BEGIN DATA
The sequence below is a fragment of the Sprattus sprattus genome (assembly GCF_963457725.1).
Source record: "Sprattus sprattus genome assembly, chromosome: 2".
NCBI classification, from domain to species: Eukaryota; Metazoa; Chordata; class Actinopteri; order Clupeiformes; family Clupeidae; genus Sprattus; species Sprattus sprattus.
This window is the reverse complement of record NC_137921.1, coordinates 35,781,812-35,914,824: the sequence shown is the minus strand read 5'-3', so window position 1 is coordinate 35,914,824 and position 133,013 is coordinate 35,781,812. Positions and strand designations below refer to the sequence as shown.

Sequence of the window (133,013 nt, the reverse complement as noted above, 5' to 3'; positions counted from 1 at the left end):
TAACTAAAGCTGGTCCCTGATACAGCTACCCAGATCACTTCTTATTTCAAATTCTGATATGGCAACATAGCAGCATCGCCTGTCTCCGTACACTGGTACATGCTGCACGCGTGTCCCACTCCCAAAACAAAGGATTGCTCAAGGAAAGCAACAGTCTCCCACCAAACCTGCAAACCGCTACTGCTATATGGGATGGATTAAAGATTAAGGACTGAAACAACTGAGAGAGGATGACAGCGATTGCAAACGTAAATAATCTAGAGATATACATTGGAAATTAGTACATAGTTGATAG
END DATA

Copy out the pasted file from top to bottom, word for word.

The sequence below is a fragment of the Sprattus sprattus genome (assembly GCF_963457725.1).
Source record: "Sprattus sprattus genome assembly, chromosome: 2".
NCBI classification, from domain to species: Eukaryota; Metazoa; Chordata; class Actinopteri; order Clupeiformes; family Clupeidae; genus Sprattus; species Sprattus sprattus.
This window is the reverse complement of record NC_137921.1, coordinates 35,781,812-35,914,824: the sequence shown is the minus strand read 5'-3', so window position 1 is coordinate 35,914,824 and position 133,013 is coordinate 35,781,812. Positions and strand designations below refer to the sequence as shown.

Sequence of the window (133,013 nt, the reverse complement as noted above, 5' to 3'; positions counted from 1 at the left end):
TAACTAAAGCTGGTCCCTGATACAGCTACCCAGATCACTTCTTATTTCAAATTCTGATATGGCAACATAGCAGCATCGCCTGTCTCCGTACACTGGTACATGCTGCACGCGTGTCCCACTCCCAAAACAAAGGATTGCTCAAGGAAAGCAACAGTCTCCCACCAAACCTGCAAACCGCTACTGCTATATGGGATGGATTAAAGATTAAGGACTGAAACAACTGAGAGAGGATGACAGCGATTGCAAACGTAAATAATCTAGAGATATACATTGGAAATTAGTACATAGTTGATAG